Analyzing Cleveland Cavaliers’ rotation without Jarrett Allen available

Georges Niang, Cleveland Cavaliers. (Photo by Ken Blaze-USA TODAY Sports)
Georges Niang, Cleveland Cavaliers. (Photo by Ken Blaze-USA TODAY Sports) /

Shortly before the start of preseason, Cleveland Cavaliers big man Jarrett Allen reportedly suffered a left ankle bone bruise injury in training camp, sidelining him for at least two weeks until he is reevaluated.

In the preseason, the Cavs have spent considerable time experimenting with their numerous summer acquisitions. Although Cleveland has fallen short in their two preseason games thus far, a number of players have had notable performances, highlighting the upgraded depth the Cavaliers have to enter this next season.

Last season, the Cavs placed in dead-last for pacing among all 30 NBA squads, a point of emphasis that head coach J.B. Bickerstaff plans to reconcile with a more dynamic gameplan this season. Thus far, the preseason has shown that improvement, as the Cavs pushed the tempo and shot a total of 48 3-point attempts in their first match against the Atlanta Hawks, which was only two attempts below their season-high 50 from last season.

Additionally, the Cavaliers ran in transition, scoring 24 fastbreak points, 16 more than Atlanta. With such an instantaneous and drastic uptick in team pacing, Cleveland could be prepared for a varied and dangerous offense. Once Allen returns, he will likely slot into this rotation seamlessly with his transition offense scoring and talent as a lob threat.

The Cavaliers are making the most of Jarrett Allen’s time off

In lieu of Allen’s absence, Cleveland has split the five spot minutes among Evan Mobley, Damian Jones, and Tristan Thompson. Primarily, the Cavs have depended on Mobley to handle the starting center role. In doing so, Cleveland has utilized a more diverse rotation than a season prior, looking to new additions Max Strus and Georges Niang to fill both forward positions and space the floor.

In the most recent episode of The Lowe Post with ESPN’s Zach Lowe, Cavaliers insider Chris Fedor of discussed the latest iteration of Cleveland’s offense. While last season most opponents clogged the paint and forced the Cavs into bad shots, this year has already been entirely different.

As Fedor notes, the Cavs have utilized offensive sets with Darius Garland at the point of attack, while Evan Mobley and Donovan Mitchell occupy both elbows. On the corners Max Strus and Georges Niang search for an opening. This setup gives the Cavaliers a number of approaches, whether they force defenders to chase a shooter on the perimeter, follow Garland through a hard screen by Mobley, followed by a handoff and slippery pass to a slashing Garland inside for a layup.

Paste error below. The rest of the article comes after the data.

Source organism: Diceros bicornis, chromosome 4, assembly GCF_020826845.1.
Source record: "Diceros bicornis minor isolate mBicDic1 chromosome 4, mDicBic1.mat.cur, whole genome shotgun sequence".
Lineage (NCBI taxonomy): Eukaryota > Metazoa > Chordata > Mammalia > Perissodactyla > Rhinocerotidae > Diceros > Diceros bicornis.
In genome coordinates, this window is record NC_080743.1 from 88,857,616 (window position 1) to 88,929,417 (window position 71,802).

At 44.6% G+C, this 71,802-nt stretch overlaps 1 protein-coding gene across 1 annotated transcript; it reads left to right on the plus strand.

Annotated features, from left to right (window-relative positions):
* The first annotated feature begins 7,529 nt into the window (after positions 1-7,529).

Both Lowe and Fedor mentioned the repetitive, predictable high pick-and-roll offensive scheme the Cavaliers employed in the vast majority of their halfcourt attempts last year. Changing to this fluid, versatile style will not only improve the team’s short-term chances, but it will also impact Evan Mobley’s development as a scorer and offensive hub.

One question was raised in the discussion, though. Once Jarrett Allen returns to the starting lineup, will the Cavaliers maintain this versatility? One answer suggested was that the Cavs will look to stagger Mobley and Allen, rarely playing both Cavs on the court together for long.

Doing so might be the answer for Cleveland’s frontcourt future, giving the Cavaliers a fantastic rotation in the post if it works out. It is not certain yet if the Cavaliers intend to move Mobley to the starting center spot while Allen is on the roster. This would mean Allen is relegated to a bench role, something that seems unimaginable given his talent as a defensive anchor and interior scorer.

For now, however, the impact of Strus and Niang is palpable. Niang specifically has shot 4-of-9 from 3-point range in an accumulative 35 minutes over the first two contests. Though Niang has primarily played in the corner as a sharpshooter, his preseason efforts are only a preview of the type of role he will fulfill in his first season with Cleveland.

Another key factor for Cleveland’s improved offense will be Dean Wade’s health and confidence. After a lingering shoulder injury derailed Wade’s breakout season last year, he will have a chance to reclaim his role and continue to be a versatile forward on the Cavaliers.

As the season approaches, Wade spoke with reporters on returning to form in training camp. Niang has served as a veteran mentor for Wade, challenging him to shoot with confidence and search for his opportunities. Wade also spoke on his defensive commitment, mentioning he plans to elevate his physicality on defense and hit his open shots on offense.

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Until Allen returns, the Cavaliers will continue to entrust their depth to complement Mobley in the frontcourt. It not only is an opportunity for Mobley to develop his offense as a passer and scorer, but it will be a chance for Bickerstaff to implement new variations and solve Cleveland’s stagnant offense from last year.